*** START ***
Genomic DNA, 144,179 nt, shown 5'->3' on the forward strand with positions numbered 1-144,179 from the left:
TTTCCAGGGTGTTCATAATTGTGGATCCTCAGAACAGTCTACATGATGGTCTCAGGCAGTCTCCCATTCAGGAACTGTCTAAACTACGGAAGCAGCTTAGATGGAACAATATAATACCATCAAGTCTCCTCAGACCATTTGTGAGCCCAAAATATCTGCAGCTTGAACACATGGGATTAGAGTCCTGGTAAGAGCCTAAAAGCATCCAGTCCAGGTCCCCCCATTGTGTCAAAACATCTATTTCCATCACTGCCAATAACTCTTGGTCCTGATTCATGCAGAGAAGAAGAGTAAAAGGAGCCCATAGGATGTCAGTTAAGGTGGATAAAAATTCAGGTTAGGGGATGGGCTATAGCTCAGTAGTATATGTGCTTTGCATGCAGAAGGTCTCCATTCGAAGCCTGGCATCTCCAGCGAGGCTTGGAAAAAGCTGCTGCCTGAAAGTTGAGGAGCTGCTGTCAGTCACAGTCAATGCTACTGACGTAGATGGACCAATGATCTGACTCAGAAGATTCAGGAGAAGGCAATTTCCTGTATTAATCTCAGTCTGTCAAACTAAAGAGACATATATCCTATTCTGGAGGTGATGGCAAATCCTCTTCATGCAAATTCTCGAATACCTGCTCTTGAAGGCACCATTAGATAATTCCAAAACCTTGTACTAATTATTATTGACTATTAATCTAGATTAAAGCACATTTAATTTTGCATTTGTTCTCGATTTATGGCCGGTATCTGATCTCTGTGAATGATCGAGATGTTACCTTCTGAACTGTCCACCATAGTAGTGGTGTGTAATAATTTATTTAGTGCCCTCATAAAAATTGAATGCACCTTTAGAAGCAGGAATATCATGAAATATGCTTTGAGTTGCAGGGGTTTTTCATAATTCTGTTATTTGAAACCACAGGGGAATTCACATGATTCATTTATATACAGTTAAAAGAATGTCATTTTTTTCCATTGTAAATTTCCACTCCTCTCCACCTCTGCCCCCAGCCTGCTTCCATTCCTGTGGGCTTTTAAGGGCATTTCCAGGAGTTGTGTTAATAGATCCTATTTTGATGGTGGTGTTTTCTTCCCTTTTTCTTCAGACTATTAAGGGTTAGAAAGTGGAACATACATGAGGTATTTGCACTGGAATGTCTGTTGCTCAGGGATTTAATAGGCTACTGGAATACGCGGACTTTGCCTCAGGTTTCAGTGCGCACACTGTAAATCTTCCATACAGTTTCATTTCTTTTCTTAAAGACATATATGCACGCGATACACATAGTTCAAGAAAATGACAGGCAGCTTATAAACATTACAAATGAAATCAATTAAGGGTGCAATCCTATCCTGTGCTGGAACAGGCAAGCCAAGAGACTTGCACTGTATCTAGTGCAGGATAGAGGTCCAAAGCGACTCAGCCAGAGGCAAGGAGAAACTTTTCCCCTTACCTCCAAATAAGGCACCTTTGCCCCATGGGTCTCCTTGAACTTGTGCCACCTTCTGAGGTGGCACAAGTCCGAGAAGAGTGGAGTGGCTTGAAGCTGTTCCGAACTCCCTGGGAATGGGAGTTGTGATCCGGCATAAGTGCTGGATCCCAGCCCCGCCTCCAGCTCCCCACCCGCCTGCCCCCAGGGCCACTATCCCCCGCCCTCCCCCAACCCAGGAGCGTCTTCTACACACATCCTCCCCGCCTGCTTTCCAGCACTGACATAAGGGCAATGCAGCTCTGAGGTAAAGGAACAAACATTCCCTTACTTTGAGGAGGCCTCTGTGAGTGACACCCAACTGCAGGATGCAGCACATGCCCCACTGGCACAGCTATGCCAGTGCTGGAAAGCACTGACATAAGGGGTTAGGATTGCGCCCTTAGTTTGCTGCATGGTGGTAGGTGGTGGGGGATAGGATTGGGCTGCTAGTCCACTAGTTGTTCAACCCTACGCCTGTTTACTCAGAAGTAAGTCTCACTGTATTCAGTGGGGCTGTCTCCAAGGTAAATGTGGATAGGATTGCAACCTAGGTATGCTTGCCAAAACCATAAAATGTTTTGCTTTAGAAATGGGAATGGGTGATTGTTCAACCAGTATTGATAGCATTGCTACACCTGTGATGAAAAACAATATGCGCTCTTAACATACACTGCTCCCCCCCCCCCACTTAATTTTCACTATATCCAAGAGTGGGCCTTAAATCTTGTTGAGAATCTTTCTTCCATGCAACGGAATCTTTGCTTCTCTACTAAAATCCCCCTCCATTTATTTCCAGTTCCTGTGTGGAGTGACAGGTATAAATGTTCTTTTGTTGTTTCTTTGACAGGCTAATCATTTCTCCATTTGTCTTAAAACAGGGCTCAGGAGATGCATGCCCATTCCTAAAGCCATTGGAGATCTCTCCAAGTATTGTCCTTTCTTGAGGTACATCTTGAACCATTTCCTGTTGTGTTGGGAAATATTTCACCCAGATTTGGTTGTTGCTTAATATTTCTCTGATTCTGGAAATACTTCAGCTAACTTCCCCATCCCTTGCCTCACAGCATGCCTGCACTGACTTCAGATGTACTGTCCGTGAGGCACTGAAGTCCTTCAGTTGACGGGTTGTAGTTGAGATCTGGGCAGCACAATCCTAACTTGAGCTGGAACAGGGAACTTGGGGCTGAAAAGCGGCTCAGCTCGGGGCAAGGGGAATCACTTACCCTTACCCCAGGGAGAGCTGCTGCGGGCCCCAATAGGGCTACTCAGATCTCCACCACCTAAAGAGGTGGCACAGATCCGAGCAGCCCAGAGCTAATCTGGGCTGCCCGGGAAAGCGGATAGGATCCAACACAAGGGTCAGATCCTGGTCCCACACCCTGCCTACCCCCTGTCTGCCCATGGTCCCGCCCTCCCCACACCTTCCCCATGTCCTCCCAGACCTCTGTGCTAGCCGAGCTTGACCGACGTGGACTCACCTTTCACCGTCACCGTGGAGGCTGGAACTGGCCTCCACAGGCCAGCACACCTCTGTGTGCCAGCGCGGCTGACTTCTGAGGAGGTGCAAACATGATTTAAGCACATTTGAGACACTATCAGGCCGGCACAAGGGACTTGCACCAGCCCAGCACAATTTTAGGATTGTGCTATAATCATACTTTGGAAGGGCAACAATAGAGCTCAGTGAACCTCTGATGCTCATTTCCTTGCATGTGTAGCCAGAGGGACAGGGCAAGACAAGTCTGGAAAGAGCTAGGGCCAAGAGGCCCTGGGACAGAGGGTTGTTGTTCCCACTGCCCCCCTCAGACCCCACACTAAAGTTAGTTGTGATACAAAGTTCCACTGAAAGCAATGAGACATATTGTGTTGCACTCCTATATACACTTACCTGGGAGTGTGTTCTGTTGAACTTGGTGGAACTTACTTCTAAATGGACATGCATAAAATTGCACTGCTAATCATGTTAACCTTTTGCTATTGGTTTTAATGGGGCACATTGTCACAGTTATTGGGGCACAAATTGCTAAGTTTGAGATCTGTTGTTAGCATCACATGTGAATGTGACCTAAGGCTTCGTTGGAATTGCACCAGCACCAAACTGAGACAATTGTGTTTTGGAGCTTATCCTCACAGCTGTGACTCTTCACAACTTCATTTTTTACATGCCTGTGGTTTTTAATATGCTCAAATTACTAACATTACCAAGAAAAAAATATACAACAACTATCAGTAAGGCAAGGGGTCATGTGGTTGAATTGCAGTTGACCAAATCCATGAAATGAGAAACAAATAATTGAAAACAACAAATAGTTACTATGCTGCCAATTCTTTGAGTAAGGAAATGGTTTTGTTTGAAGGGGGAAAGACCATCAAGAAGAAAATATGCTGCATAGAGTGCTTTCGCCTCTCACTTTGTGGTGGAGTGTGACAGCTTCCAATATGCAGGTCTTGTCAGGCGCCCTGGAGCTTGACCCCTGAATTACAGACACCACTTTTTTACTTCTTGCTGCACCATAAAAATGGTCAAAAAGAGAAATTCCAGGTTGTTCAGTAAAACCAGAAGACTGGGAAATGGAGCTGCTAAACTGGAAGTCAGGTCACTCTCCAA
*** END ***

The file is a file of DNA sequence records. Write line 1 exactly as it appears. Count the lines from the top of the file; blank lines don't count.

Genomic DNA, 144,179 nt, shown 5'->3' on the forward strand with positions numbered 1-144,179 from the left: